I picked a older toro 48in walkbehind for 200bucks in a non running condition, turns out it helps to a clean fuel line. Burned some oil, but still sold for $800
__________________
Landscape Engineering Service
US Army 372nd EN Co 12N

Picture Thread: http://www.lawnsite.com/showthread.p...ight=army+pics
Reply With Quote
  #6  
Old 02-07-2011, 02:49 AM
cowchaser cowchaser is offline
LawnSite Member
 
Join Date: Feb 2011
Location: NE Oklahoma
Posts: 14
Thanks for the ideas everyone. I have a few more and I am sure most of you can answer with no problem.

Are there any particular brands to stay away from? Is there a source for parts or where would someone go about buying them? Stuff like new lines, piston rings if needed and all that. Are there any books like chiltons out there or is it just someting you figure out over time.?
Reply With Quote
  #7  
Old 02-07-2011, 03:02 AM
cowchaser cowchaser is offline
LawnSite Member
 
Join Date: Feb 2011
Location: NE Oklahoma
Posts: 14
lyndont I just noticed you just live down the road from me. I sure wish all this snow would go away. Watch the new tonight and see there is more coming next week though. Lived in Oklahoma all my life and haven't seen this much snow since I was a kid.
Reply With Quote
  #8  
Old 02-07-2011, 03:11 AM
lyndont lyndont is offline
LawnSite Member
 
Join Date: Jan 2011
Location: sand springs ok
Posts: 149
Yeah I know it. I just hope I can work all next week. Being off and at home is driving me crazy. If the snow here was more common I would consider getting a plow. I just can't justify spending the money for 1 storm. It may not snow enough at all next year where you would be able to use it. They don't care enough to pay someone when we only get an inch or two. We could have made some money this year though.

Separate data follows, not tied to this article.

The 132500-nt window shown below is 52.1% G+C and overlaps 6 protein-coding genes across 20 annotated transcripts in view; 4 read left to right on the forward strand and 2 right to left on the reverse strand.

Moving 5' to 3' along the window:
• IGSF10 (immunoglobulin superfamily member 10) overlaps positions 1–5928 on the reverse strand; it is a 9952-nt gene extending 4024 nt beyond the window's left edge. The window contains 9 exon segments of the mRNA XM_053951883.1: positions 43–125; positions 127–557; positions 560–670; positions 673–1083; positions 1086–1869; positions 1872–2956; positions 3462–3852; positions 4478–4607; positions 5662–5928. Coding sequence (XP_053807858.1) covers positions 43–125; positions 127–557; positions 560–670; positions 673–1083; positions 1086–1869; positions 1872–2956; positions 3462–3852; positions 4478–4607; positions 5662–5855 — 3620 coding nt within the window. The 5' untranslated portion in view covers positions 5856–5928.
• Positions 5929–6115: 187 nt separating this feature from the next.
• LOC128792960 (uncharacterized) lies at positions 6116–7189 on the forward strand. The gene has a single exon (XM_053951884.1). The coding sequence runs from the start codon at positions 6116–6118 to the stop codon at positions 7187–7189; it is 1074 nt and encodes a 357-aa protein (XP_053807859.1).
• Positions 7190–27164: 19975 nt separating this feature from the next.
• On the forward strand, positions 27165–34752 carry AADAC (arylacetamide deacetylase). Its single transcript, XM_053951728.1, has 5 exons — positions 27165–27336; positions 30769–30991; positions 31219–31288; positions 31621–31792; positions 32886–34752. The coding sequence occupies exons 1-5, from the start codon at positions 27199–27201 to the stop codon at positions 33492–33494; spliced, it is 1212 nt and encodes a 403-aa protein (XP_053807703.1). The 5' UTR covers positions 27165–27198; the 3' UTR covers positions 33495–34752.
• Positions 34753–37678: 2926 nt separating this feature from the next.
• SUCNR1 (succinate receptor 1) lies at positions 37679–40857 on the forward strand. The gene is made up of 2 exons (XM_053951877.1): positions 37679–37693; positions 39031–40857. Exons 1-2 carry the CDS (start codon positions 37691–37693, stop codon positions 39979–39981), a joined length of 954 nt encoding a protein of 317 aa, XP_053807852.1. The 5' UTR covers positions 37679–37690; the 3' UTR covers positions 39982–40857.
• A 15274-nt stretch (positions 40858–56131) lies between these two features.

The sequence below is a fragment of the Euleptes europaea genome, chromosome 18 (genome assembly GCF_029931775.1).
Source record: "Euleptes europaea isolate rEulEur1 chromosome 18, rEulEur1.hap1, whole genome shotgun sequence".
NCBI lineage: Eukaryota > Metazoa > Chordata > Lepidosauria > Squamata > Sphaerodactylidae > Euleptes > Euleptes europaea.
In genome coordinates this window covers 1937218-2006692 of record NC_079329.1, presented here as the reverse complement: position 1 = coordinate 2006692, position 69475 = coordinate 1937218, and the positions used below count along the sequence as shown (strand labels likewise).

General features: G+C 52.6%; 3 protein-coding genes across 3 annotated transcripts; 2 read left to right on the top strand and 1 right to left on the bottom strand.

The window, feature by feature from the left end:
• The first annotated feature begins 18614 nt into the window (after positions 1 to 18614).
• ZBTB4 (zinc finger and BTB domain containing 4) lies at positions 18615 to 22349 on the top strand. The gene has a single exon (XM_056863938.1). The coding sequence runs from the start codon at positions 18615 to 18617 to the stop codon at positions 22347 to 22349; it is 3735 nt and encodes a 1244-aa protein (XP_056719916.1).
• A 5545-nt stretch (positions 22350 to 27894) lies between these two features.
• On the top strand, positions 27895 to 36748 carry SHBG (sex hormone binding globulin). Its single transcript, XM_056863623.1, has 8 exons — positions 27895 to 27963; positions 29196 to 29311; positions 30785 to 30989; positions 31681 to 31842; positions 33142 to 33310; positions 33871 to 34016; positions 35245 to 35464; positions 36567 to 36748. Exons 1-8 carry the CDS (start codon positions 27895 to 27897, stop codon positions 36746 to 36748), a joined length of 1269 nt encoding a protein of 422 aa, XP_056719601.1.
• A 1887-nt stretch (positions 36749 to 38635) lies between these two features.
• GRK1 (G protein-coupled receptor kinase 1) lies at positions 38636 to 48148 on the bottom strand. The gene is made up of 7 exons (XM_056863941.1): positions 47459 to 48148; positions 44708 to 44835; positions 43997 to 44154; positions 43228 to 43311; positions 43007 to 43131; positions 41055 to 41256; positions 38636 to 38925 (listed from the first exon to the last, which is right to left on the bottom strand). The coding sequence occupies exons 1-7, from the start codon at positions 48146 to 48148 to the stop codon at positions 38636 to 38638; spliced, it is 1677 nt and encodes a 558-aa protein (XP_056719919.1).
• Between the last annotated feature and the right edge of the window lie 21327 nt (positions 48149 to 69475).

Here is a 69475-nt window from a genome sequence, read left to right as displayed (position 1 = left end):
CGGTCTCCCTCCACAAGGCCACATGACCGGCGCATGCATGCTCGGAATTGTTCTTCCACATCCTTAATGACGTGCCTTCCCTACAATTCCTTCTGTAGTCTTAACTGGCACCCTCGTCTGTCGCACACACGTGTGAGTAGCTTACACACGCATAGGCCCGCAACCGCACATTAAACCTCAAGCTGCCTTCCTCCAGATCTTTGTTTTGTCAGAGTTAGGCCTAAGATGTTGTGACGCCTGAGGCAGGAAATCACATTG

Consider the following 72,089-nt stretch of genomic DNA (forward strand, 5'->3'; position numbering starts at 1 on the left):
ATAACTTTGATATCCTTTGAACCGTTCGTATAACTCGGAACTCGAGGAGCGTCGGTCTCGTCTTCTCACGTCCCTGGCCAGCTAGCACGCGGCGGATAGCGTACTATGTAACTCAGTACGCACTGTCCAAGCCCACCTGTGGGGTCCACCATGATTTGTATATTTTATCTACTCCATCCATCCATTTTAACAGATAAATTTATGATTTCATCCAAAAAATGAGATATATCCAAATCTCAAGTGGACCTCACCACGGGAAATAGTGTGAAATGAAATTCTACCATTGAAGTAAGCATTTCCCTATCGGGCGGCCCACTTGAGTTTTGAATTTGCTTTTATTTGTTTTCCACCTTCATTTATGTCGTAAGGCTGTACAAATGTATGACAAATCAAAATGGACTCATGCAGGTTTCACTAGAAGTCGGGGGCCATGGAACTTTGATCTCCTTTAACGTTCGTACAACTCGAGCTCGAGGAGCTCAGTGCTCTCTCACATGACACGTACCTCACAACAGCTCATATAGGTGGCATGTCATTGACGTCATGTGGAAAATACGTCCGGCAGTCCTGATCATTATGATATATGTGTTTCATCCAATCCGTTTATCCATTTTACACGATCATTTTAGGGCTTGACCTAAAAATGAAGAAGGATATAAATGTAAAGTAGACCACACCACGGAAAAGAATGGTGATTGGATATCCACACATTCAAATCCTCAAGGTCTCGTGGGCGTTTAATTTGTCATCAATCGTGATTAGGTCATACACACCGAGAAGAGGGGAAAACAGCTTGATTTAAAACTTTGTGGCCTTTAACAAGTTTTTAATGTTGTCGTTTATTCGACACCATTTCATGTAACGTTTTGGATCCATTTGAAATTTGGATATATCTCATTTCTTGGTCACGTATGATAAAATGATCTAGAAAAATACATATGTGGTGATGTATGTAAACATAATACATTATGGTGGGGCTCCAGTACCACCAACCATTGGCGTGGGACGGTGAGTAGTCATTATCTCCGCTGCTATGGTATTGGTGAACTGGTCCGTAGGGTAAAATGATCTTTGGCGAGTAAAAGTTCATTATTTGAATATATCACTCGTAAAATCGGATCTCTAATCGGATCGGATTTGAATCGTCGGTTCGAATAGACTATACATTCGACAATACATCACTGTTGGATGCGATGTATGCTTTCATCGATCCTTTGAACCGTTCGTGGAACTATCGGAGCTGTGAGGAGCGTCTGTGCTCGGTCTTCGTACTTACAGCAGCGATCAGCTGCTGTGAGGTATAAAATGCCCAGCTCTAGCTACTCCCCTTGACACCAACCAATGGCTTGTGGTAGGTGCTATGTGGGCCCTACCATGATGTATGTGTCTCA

Posted via Mobile Device
Reply With Quote
  #9  
Old 02-07-2011, 03:13 AM
lyndont lyndont is offline
LawnSite Member
 
Join Date: Jan 2011
Location: sand springs ok
Posts: 149
Where are you from I can't see from my cell phone.
Posted via Mobile Device
Reply With Quote
  #10  
Old 02-07-2011, 08:47 AM
IRRITECH's Avatar
IRRITECH IRRITECH is offline
LawnSite Senior Member
 
Join Date: Dec 2003
Location: ATLANTA, GA
Posts: 931
Quote:
Originally Posted by cowchaser View Post
Thanks for the ideas everyone. I have a few more and I am sure most of you can answer with no problem.

Are there any particular brands to stay away from? Is there a source for parts or where would someone go about buying them? Stuff like new lines, piston rings if needed and all that. Are there any books like chiltons out there or is it just someting you figure out over time.?
I will buy any commercial brand. Partstree.com has a tremendous amount of parts diagrams. Their pricing is a bit high for me but I can get the part numbers from them and search online for a better price. If you can actually go see the equipment, take a compression tester and spark plug wrench with you. I have also bought several pieces of equipment off ebay. Carb rebuild kits are cheap and will usually do wonders for an older piece of equipment. For alot of the more common engines their are repair manuals online free, Just start tearing things apart and you will learn very quickly.
__________________
The reigning Mayor of Stupidville
Reply With Quote
Reply

Thread Tools
Display Modes

Posting Rules
You may not post new threads
You may not post replies
You may not post attachments
You may not edit your posts

BB code is On
Smilies are On
[IMG] code is On
HTML code is Off

Forum Jump





Powered by vBulletin® Version 3.8.6
Copyright ©2000 - 2014, Jelsoft Enterprises Ltd.
Copyright ©1998 - 2012, LawnSite.comô - Moose River Media
All times are GMT -4. The time now is 11:17 PM.

Page generated in 0.10395 seconds with 9 queries